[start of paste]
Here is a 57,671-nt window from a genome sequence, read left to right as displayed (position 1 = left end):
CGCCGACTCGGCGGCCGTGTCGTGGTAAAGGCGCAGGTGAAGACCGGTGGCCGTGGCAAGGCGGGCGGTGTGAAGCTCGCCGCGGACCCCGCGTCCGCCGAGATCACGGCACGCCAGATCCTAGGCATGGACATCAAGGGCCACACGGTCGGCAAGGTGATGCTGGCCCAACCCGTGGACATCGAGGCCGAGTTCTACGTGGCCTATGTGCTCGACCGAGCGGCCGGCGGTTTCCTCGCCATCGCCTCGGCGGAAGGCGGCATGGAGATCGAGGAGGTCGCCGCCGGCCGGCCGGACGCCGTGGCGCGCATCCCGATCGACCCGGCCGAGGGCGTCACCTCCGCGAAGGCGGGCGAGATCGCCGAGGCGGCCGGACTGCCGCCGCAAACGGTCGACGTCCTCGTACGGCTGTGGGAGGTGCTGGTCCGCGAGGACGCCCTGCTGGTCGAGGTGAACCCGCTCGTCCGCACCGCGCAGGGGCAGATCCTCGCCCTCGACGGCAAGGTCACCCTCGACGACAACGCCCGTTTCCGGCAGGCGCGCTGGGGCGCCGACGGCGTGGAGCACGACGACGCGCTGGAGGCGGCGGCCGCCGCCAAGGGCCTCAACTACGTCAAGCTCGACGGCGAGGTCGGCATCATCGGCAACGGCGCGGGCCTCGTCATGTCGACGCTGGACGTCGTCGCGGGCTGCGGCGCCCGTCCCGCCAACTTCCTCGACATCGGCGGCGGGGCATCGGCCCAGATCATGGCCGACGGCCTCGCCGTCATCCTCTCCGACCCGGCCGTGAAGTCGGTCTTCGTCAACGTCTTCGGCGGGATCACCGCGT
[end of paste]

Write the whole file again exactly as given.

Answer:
Here is a 57,671-nt window from a genome sequence, read left to right as displayed (position 1 = left end):
CGCCGACTCGGCGGCCGTGTCGTGGTAAAGGCGCAGGTGAAGACCGGTGGCCGTGGCAAGGCGGGCGGTGTGAAGCTCGCCGCGGACCCCGCGTCCGCCGAGATCACGGCACGCCAGATCCTAGGCATGGACATCAAGGGCCACACGGTCGGCAAGGTGATGCTGGCCCAACCCGTGGACATCGAGGCCGAGTTCTACGTGGCCTATGTGCTCGACCGAGCGGCCGGCGGTTTCCTCGCCATCGCCTCGGCGGAAGGCGGCATGGAGATCGAGGAGGTCGCCGCCGGCCGGCCGGACGCCGTGGCGCGCATCCCGATCGACCCGGCCGAGGGCGTCACCTCCGCGAAGGCGGGCGAGATCGCCGAGGCGGCCGGACTGCCGCCGCAAACGGTCGACGTCCTCGTACGGCTGTGGGAGGTGCTGGTCCGCGAGGACGCCCTGCTGGTCGAGGTGAACCCGCTCGTCCGCACCGCGCAGGGGCAGATCCTCGCCCTCGACGGCAAGGTCACCCTCGACGACAACGCCCGTTTCCGGCAGGCGCGCTGGGGCGCCGACGGCGTGGAGCACGACGACGCGCTGGAGGCGGCGGCCGCCGCCAAGGGCCTCAACTACGTCAAGCTCGACGGCGAGGTCGGCATCATCGGCAACGGCGCGGGCCTCGTCATGTCGACGCTGGACGTCGTCGCGGGCTGCGGCGCCCGTCCCGCCAACTTCCTCGACATCGGCGGCGGGGCATCGGCCCAGATCATGGCCGACGGCCTCGCCGTCATCCTCTCCGACCCGGCCGTGAAGTCGGTCTTCGTCAACGTCTTCGGCGGGATCACCGCGT